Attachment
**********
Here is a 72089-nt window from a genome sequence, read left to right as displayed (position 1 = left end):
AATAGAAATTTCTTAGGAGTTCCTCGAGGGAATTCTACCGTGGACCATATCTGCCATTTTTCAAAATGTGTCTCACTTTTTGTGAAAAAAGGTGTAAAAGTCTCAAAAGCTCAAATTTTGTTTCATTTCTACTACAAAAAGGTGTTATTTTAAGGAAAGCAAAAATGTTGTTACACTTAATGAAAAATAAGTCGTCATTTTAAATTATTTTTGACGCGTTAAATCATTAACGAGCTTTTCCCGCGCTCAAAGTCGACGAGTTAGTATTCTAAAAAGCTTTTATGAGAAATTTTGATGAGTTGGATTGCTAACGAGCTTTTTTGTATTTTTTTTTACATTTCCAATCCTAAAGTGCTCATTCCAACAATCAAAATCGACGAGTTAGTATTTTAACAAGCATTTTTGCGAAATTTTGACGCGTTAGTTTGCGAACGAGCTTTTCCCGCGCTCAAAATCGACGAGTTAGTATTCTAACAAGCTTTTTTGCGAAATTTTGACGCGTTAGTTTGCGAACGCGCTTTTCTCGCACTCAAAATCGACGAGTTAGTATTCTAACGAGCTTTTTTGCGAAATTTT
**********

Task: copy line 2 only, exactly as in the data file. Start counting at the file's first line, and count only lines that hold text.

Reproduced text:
AATAGAAATTTCTTAGGAGTTCCTCGAGGGAATTCTACCGTGGACCATATCTGCCATTTTTCAAAATGTGTCTCACTTTTTGTGAAAAAAGGTGTAAAAGTCTCAAAAGCTCAAATTTTGTTTCATTTCTACTACAAAAAGGTGTTATTTTAAGGAAAGCAAAAATGTTGTTACACTTAATGAAAAATAAGTCGTCATTTTAAATTATTTTTGACGCGTTAAATCATTAACGAGCTTTTCCCGCGCTCAAAGTCGACGAGTTAGTATTCTAAAAAGCTTTTATGAGAAATTTTGATGAGTTGGATTGCTAACGAGCTTTTTTGTATTTTTTTTTACATTTCCAATCCTAAAGTGCTCATTCCAACAATCAAAATCGACGAGTTAGTATTTTAACAAGCATTTTTGCGAAATTTTGACGCGTTAGTTTGCGAACGAGCTTTTCCCGCGCTCAAAATCGACGAGTTAGTATTCTAACAAGCTTTTTTGCGAAATTTTGACGCGTTAGTTTGCGAACGCGCTTTTCTCGCACTCAAAATCGACGAGTTAGTATTCTAACGAGCTTTTTTGCGAAATTTT